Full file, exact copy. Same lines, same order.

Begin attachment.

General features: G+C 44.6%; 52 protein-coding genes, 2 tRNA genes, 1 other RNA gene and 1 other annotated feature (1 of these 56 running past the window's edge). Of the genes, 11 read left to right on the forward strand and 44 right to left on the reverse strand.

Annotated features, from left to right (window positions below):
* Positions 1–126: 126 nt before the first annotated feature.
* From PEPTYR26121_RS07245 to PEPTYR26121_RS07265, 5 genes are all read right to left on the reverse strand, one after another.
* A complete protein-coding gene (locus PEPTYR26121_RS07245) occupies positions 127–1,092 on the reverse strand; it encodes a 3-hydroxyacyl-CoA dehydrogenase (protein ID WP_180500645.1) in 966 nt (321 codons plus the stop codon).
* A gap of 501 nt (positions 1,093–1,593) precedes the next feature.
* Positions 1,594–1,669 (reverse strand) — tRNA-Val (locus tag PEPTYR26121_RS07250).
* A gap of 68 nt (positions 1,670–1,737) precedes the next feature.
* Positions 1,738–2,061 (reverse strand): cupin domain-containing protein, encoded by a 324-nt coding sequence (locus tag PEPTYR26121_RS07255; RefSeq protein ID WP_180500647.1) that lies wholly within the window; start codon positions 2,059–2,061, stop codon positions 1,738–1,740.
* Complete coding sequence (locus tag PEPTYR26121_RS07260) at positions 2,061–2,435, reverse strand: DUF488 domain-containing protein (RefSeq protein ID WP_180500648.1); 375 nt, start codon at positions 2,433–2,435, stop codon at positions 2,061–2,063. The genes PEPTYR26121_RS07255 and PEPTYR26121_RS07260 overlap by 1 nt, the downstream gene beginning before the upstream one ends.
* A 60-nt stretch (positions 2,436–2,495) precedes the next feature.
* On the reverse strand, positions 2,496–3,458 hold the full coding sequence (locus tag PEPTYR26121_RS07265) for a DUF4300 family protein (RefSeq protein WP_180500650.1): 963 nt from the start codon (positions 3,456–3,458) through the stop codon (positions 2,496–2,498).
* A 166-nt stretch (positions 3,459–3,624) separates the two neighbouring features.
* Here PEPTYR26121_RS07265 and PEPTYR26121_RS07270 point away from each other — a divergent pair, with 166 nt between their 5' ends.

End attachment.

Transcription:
General features: G+C 44.6%; 52 protein-coding genes, 2 tRNA genes, 1 other RNA gene and 1 other annotated feature (1 of these 56 running past the window's edge). Of the genes, 11 read left to right on the forward strand and 44 right to left on the reverse strand.

Annotated features, from left to right (window positions below):
* Positions 1–126: 126 nt before the first annotated feature.
* From PEPTYR26121_RS07245 to PEPTYR26121_RS07265, 5 genes are all read right to left on the reverse strand, one after another.
* A complete protein-coding gene (locus PEPTYR26121_RS07245) occupies positions 127–1,092 on the reverse strand; it encodes a 3-hydroxyacyl-CoA dehydrogenase (protein ID WP_180500645.1) in 966 nt (321 codons plus the stop codon).
* A gap of 501 nt (positions 1,093–1,593) precedes the next feature.
* Positions 1,594–1,669 (reverse strand) — tRNA-Val (locus tag PEPTYR26121_RS07250).
* A gap of 68 nt (positions 1,670–1,737) precedes the next feature.
* Positions 1,738–2,061 (reverse strand): cupin domain-containing protein, encoded by a 324-nt coding sequence (locus tag PEPTYR26121_RS07255; RefSeq protein ID WP_180500647.1) that lies wholly within the window; start codon positions 2,059–2,061, stop codon positions 1,738–1,740.
* Complete coding sequence (locus tag PEPTYR26121_RS07260) at positions 2,061–2,435, reverse strand: DUF488 domain-containing protein (RefSeq protein ID WP_180500648.1); 375 nt, start codon at positions 2,433–2,435, stop codon at positions 2,061–2,063. The genes PEPTYR26121_RS07255 and PEPTYR26121_RS07260 overlap by 1 nt, the downstream gene beginning before the upstream one ends.
* A 60-nt stretch (positions 2,436–2,495) precedes the next feature.
* On the reverse strand, positions 2,496–3,458 hold the full coding sequence (locus tag PEPTYR26121_RS07265) for a DUF4300 family protein (RefSeq protein WP_180500650.1): 963 nt from the start codon (positions 3,456–3,458) through the stop codon (positions 2,496–2,498).
* A 166-nt stretch (positions 3,459–3,624) separates the two neighbouring features.
* Here PEPTYR26121_RS07265 and PEPTYR26121_RS07270 point away from each other — a divergent pair, with 166 nt between their 5' ends.